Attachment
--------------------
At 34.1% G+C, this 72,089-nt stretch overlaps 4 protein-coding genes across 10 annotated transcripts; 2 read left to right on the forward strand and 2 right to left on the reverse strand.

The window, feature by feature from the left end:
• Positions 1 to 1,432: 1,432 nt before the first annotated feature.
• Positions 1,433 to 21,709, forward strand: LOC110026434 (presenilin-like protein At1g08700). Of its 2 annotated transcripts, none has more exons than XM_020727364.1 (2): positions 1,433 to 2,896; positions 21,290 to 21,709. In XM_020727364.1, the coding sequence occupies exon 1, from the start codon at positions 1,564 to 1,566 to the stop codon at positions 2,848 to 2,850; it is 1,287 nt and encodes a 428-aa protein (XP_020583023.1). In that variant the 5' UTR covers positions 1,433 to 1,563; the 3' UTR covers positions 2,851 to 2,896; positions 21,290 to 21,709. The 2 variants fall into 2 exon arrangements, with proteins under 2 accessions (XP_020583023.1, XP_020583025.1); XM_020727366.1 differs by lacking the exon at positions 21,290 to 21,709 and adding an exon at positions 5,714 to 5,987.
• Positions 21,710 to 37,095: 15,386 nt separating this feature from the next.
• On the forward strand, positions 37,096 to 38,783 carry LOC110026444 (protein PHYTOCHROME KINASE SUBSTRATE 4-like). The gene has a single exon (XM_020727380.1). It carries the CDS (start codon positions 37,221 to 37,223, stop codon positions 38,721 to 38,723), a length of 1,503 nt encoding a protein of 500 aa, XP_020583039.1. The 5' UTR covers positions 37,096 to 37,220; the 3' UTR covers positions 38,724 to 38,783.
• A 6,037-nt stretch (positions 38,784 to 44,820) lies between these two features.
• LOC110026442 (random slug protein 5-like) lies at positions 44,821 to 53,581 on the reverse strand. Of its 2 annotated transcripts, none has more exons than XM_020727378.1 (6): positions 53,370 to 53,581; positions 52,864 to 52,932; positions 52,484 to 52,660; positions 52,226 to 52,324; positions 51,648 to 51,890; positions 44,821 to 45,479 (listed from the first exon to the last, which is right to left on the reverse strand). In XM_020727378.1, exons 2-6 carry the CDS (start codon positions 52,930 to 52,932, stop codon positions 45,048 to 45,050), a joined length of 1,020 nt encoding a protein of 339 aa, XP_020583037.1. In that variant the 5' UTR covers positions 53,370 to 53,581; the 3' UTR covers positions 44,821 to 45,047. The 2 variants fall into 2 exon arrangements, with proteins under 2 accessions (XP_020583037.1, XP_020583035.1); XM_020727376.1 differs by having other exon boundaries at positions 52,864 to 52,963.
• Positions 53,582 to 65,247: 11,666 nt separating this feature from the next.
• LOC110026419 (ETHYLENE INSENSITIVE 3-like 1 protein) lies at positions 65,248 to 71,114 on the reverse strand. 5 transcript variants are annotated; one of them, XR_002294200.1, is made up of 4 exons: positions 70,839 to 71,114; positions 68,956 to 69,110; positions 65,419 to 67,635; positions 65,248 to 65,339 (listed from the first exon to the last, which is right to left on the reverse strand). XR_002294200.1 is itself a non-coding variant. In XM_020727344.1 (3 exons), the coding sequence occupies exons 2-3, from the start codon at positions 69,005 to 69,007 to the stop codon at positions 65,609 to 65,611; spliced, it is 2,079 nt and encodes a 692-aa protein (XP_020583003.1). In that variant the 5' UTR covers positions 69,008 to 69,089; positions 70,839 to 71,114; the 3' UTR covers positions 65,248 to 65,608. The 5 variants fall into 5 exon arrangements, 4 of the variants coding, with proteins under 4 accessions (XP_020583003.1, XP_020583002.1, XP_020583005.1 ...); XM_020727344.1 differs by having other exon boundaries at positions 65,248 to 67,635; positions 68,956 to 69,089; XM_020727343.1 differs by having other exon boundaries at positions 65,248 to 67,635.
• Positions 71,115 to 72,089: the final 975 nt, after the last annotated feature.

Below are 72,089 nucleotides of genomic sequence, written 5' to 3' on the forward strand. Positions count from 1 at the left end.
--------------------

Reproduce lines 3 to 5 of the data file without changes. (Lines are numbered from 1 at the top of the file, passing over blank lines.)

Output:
• Positions 1 to 1,432: 1,432 nt before the first annotated feature.
• Positions 1,433 to 21,709, forward strand: LOC110026434 (presenilin-like protein At1g08700). Of its 2 annotated transcripts, none has more exons than XM_020727364.1 (2): positions 1,433 to 2,896; positions 21,290 to 21,709. In XM_020727364.1, the coding sequence occupies exon 1, from the start codon at positions 1,564 to 1,566 to the stop codon at positions 2,848 to 2,850; it is 1,287 nt and encodes a 428-aa protein (XP_020583023.1). In that variant the 5' UTR covers positions 1,433 to 1,563; the 3' UTR covers positions 2,851 to 2,896; positions 21,290 to 21,709. The 2 variants fall into 2 exon arrangements, with proteins under 2 accessions (XP_020583023.1, XP_020583025.1); XM_020727366.1 differs by lacking the exon at positions 21,290 to 21,709 and adding an exon at positions 5,714 to 5,987.
• Positions 21,710 to 37,095: 15,386 nt separating this feature from the next.